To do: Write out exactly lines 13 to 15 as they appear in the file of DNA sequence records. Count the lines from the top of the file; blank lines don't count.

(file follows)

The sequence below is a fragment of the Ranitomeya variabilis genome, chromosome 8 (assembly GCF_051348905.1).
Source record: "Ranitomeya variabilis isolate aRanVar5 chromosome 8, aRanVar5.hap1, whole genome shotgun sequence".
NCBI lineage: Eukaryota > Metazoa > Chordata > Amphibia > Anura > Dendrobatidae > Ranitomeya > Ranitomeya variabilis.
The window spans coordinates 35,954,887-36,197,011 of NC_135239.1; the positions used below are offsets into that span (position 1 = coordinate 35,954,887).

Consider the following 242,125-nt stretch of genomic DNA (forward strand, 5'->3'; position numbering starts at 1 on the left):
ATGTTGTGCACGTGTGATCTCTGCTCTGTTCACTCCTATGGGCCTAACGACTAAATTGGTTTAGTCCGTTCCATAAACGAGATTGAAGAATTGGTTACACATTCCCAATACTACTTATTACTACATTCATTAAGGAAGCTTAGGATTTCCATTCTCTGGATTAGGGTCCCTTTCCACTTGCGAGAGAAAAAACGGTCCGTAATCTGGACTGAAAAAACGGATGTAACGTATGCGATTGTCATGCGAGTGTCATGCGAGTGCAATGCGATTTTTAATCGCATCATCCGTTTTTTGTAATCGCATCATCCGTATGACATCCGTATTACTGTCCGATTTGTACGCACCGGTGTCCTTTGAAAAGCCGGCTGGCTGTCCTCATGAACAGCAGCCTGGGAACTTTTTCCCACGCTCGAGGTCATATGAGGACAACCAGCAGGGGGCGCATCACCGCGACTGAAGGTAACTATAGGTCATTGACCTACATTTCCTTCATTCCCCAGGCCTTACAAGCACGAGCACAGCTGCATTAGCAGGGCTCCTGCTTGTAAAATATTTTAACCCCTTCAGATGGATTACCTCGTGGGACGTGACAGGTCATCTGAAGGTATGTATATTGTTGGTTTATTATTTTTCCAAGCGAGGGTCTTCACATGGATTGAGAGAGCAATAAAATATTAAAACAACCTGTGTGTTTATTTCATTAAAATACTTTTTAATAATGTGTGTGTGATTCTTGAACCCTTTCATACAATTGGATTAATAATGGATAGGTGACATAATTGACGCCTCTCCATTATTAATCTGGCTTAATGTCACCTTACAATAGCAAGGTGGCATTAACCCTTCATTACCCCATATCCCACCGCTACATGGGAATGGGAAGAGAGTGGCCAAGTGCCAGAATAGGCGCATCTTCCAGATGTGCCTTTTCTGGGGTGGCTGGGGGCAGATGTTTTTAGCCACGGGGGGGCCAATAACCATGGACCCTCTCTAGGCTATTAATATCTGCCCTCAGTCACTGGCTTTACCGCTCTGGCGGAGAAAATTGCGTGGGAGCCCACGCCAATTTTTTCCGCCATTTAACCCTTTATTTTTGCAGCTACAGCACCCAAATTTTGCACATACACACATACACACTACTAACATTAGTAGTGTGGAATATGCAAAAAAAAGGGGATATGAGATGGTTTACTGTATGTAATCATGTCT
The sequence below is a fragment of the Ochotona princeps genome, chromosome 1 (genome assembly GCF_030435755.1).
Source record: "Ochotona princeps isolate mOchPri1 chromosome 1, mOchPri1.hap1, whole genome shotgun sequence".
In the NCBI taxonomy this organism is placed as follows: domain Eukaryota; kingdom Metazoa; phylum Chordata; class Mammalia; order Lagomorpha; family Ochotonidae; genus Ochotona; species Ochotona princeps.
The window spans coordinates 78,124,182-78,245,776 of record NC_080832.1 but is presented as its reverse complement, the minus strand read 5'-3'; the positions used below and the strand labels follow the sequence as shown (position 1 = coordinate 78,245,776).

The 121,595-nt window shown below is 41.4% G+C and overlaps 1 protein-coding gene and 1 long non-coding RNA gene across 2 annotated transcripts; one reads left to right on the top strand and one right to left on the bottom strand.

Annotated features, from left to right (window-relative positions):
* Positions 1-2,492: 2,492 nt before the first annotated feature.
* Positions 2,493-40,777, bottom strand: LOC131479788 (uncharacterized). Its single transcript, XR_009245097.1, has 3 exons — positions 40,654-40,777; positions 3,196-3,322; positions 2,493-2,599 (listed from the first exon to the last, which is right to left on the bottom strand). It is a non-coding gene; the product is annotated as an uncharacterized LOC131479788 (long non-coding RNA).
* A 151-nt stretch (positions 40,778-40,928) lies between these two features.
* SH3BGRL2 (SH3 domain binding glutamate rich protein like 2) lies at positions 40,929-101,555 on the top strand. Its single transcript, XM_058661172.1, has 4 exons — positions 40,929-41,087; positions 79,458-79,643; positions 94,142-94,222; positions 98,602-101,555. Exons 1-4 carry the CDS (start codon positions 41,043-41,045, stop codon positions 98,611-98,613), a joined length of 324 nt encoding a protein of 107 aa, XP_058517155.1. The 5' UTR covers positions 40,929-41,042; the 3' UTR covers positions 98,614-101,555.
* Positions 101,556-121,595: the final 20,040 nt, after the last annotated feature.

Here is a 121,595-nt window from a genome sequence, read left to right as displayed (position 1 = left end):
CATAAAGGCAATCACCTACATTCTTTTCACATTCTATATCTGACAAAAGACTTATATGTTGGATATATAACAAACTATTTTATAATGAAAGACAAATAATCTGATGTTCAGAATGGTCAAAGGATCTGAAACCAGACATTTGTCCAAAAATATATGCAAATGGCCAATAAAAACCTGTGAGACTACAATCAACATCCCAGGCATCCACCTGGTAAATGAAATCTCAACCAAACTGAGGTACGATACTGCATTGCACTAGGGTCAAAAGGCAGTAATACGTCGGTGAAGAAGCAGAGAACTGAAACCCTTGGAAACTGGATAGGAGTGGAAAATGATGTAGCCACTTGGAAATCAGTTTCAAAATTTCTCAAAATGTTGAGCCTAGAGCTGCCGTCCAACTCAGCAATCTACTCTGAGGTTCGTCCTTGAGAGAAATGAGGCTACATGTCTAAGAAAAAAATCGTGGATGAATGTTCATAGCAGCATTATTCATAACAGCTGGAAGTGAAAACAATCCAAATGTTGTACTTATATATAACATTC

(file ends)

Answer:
* Positions 1-2,492: 2,492 nt before the first annotated feature.
* Positions 2,493-40,777, bottom strand: LOC131479788 (uncharacterized). Its single transcript, XR_009245097.1, has 3 exons — positions 40,654-40,777; positions 3,196-3,322; positions 2,493-2,599 (listed from the first exon to the last, which is right to left on the bottom strand). It is a non-coding gene; the product is annotated as an uncharacterized LOC131479788 (long non-coding RNA).
* A 151-nt stretch (positions 40,778-40,928) lies between these two features.